The funeral this week was also moving as one at a time, people from all walks of life, and all times of her life, stood up and shared that she had done the same thing with them. Whether for a moment, or for a span of a lifetime, she had opened her doors, warmly welcomed them in, and adopted them into her family. My heart aches that my youngest children will not grow up knowing her as my oldest did, or have the opportunity to get stickers in the mail, messy kisses, or those loud and crazy phone calls at any time of the day. They wont be told that “girls hunt too”, or that thunder was “just Grandpa George shooting the ducks”, or open letters written every which way but unfailingly dated and signed “Love, Hugs, and Kisses”…or many of a thousand things that we just took for granted.
And that hurts. A lot.
A long time ago when a very dear friend passed away, I had a dream. I was walking down a hallway to a room just bare and empty except for one wall, which was covered with a thin glass mirror, much like you see in the “cry rooms” at churches (or if you have had the dubious distinction of being questioned by the police—in their interrogation rooms when you are rather on the wrong side of the law). The wall reflected me walking across the room, but the closer I got, the more I realized that there were other people on the other side of the thin glass. In my dream, I had I brought my children with me (I actually had four children at the time in my dream–and that was before I had kids at all!), and as I stood there looking into the glass trying to see the people, I glanced to my left where my children had wandered.
All of a sudden, it was like the glass became more transparent, and I could see my children placing their hands on the glass……..and other people, leaning down, putting their hands on the glass to match.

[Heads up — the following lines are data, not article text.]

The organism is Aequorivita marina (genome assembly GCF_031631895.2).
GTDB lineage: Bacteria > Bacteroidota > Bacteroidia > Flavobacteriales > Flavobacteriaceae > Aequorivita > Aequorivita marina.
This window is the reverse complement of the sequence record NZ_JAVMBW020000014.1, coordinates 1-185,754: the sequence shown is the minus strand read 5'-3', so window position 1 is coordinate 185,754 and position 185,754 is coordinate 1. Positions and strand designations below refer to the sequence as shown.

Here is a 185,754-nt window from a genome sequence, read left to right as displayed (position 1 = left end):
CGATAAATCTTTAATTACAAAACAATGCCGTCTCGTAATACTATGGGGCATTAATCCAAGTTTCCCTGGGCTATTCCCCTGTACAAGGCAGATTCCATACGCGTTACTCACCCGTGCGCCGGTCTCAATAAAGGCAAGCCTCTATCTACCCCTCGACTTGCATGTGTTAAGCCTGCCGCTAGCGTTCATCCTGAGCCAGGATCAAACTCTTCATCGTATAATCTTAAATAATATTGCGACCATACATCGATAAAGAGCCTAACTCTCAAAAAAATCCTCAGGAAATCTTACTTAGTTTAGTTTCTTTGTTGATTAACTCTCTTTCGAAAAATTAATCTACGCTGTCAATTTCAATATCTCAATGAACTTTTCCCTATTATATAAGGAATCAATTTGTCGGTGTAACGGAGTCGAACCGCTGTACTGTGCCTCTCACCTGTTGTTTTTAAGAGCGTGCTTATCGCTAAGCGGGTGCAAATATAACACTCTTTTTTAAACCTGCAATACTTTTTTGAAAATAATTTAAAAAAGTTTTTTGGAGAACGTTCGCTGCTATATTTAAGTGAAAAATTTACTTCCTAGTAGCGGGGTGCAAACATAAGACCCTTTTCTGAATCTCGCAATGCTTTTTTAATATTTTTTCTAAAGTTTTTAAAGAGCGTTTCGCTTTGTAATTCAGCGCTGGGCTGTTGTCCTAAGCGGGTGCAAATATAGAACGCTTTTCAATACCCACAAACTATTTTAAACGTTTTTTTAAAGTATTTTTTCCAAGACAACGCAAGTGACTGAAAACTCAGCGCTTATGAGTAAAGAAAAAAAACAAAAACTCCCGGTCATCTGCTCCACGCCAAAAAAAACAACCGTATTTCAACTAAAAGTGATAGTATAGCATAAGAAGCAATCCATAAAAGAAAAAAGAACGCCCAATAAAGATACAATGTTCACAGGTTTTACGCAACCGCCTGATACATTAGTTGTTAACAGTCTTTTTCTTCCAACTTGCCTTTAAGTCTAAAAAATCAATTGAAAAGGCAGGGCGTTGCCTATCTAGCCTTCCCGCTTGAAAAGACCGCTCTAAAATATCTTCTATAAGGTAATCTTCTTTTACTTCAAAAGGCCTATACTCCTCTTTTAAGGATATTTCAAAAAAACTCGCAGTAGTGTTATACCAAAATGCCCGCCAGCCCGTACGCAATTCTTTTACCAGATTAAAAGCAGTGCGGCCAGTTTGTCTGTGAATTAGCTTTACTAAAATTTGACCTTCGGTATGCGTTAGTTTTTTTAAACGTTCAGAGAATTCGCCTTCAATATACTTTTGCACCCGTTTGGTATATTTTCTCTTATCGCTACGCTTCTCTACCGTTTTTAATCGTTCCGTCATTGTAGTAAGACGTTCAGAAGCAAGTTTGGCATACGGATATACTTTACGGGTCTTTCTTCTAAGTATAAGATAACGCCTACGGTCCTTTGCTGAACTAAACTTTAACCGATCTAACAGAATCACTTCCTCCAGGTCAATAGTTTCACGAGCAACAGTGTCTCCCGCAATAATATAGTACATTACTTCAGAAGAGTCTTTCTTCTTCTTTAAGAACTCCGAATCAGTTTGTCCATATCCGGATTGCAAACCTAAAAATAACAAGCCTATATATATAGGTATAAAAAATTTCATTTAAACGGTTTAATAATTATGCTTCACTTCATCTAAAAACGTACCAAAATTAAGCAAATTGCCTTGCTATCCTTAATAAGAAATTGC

I guess that is how I see Heaven and our daily lives.
We can only see our reflections now as there is that thin line between the lives we live here on Earth, and the glory that waits for us in Heaven, as believers. It seems like so long to us, but really is just a short time away in the grand scheme of things.
And with each loved and precious friend or family member that is placed in the hands of God,
the balance shifts until the last thread is broken,
and we are on the other side …
It is bitter sweet, to love the Lord, and lose those you love here on Earth, while knowing they are with Jesus, free from pain and suffering here on earth.
I just pray that someday, when a group of those that loved me,
and cared for me in this world,Â are gathered together to say good bye,
that I have half the legacy that our dear Grandma Bea had in the lives that she touched.
May my arms always be open to welcome those who need a place to belong.
May my lips never fail to encourage, to champion a broken heart, or point someone to the way Everlasting.
May my fingers never stop writing those little notes that can mean so much to someone who doesn’t receive encouragement often.
May my heart always be drawn to home, and to those that God has blessed me with as MY family for my life…and may I never miss the opportunity to tell them how much I love them and care for them.
Grandma Bea Pieh………you were one in a million, and I am so thankful for the 17 years I knew and belonged to you. I am sure one of the first people you sought out was that grandson that you never got to meet, and mourned over, and made sure no one ever forgot.
Love, Hugs, and Kisses while I am letting Jesus wipe away the tears,